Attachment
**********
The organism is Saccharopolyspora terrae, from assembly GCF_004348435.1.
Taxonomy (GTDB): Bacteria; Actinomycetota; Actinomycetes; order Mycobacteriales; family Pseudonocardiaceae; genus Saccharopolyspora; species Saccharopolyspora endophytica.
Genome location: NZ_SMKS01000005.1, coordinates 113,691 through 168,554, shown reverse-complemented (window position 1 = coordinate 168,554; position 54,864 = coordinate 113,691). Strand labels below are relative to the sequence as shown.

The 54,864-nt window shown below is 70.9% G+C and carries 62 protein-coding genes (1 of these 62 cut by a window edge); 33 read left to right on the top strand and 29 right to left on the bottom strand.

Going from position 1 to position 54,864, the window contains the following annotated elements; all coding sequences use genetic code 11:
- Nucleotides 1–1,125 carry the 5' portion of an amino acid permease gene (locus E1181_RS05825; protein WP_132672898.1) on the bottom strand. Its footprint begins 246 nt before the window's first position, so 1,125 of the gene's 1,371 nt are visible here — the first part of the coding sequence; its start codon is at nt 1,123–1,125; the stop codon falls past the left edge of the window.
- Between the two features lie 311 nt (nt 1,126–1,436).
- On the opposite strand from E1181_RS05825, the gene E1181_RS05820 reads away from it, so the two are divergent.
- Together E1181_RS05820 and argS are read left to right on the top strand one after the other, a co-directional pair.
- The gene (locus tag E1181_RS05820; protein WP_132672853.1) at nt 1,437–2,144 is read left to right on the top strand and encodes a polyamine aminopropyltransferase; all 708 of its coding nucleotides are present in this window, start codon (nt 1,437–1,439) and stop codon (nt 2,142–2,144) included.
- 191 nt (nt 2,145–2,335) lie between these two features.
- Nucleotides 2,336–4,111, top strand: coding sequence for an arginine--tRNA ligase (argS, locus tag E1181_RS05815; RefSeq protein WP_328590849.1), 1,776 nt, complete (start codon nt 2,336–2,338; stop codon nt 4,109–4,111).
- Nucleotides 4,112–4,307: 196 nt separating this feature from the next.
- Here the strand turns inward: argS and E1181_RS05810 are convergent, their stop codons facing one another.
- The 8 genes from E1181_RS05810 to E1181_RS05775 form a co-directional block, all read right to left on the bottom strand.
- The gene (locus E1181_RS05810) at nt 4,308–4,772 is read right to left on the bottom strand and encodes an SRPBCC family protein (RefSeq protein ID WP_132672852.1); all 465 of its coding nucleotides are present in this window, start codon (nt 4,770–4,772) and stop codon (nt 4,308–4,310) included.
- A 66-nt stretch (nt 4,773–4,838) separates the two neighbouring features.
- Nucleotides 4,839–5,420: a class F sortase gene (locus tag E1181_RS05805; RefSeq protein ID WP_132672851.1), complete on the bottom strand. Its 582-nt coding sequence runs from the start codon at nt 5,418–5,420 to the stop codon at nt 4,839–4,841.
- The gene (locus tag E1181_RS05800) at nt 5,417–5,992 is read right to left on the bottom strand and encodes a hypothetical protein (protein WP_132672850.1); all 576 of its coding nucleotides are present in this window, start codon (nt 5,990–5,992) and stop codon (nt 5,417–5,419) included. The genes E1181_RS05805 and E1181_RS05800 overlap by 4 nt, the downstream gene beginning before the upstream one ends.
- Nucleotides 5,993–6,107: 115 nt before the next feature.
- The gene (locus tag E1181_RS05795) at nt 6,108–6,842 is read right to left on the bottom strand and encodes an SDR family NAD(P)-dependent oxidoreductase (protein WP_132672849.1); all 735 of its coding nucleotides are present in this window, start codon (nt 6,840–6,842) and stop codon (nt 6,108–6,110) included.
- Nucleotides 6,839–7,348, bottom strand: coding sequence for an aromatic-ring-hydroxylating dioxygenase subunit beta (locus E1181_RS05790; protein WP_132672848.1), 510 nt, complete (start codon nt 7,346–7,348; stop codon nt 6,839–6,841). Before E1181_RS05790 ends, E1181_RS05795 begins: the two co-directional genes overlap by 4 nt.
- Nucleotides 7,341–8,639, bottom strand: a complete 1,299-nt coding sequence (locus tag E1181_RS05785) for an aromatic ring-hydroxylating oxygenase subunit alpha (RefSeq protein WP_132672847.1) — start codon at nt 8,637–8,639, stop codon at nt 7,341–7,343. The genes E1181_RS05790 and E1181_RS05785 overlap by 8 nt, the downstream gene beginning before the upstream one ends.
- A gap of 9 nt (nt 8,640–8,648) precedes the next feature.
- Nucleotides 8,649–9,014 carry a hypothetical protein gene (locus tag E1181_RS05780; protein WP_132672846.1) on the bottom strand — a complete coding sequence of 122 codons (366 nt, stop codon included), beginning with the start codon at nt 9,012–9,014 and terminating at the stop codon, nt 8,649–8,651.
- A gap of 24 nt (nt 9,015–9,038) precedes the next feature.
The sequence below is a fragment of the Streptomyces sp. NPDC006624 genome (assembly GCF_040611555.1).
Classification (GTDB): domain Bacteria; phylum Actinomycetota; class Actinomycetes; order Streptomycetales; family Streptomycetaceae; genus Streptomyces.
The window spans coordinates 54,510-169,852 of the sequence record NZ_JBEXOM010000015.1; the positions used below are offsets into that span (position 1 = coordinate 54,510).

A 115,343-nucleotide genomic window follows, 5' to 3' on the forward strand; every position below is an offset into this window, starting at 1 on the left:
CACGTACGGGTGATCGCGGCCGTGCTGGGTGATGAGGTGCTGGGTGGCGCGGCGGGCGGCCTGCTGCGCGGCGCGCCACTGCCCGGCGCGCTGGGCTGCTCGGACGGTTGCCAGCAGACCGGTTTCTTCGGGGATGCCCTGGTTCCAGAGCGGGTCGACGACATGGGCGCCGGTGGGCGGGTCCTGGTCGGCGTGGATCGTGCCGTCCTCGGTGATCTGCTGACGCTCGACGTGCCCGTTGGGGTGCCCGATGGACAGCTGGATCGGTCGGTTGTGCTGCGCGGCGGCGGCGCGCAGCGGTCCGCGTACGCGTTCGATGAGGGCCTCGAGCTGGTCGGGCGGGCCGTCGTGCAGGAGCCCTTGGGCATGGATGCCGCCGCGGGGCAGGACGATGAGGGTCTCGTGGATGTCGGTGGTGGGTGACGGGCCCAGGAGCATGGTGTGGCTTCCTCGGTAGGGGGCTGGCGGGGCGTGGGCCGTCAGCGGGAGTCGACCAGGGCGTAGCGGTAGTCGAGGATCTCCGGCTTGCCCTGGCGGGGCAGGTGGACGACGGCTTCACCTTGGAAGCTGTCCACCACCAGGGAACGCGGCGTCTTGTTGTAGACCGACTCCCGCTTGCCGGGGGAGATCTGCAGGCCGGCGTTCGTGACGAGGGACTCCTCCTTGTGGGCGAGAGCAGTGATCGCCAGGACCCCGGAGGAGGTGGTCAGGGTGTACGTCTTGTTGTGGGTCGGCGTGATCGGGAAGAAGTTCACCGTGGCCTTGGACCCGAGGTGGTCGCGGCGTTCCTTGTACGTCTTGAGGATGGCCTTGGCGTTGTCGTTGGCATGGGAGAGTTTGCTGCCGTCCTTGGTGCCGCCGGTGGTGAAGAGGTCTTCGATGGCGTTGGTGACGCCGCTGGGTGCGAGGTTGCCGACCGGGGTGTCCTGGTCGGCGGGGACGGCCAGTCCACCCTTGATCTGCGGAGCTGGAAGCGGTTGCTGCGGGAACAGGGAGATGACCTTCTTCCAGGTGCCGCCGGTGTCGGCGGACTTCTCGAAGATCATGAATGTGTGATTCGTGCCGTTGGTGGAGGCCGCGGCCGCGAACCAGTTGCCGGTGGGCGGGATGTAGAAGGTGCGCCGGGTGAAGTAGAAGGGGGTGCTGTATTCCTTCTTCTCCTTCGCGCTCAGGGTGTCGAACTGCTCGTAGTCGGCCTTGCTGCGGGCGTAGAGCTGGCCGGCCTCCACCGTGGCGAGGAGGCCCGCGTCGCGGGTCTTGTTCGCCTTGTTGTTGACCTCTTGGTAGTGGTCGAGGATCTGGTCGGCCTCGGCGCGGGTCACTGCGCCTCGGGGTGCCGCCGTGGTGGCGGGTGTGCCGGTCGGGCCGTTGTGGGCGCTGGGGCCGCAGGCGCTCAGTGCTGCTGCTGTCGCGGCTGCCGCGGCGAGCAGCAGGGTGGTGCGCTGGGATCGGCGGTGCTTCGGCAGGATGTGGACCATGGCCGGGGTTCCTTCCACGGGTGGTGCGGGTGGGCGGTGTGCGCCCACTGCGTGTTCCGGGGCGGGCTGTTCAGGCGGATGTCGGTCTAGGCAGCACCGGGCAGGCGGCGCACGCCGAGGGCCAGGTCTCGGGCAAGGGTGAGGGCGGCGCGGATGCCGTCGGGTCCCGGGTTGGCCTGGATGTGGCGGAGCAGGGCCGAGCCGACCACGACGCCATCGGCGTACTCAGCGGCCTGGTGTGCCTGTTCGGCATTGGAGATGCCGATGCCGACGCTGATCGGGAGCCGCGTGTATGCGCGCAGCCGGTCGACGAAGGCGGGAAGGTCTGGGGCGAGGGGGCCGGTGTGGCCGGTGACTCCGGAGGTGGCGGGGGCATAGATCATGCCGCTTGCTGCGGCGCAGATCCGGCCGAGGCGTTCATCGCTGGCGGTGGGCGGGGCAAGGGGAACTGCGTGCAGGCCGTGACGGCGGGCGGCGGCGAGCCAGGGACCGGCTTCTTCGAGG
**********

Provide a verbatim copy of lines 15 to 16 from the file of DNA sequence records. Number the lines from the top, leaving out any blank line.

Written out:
- The 8 genes from E1181_RS05810 to E1181_RS05775 form a co-directional block, all read right to left on the bottom strand.
- The gene (locus E1181_RS05810) at nt 4,308–4,772 is read right to left on the bottom strand and encodes an SRPBCC family protein (RefSeq protein ID WP_132672852.1); all 465 of its coding nucleotides are present in this window, start codon (nt 4,770–4,772) and stop codon (nt 4,308–4,310) included.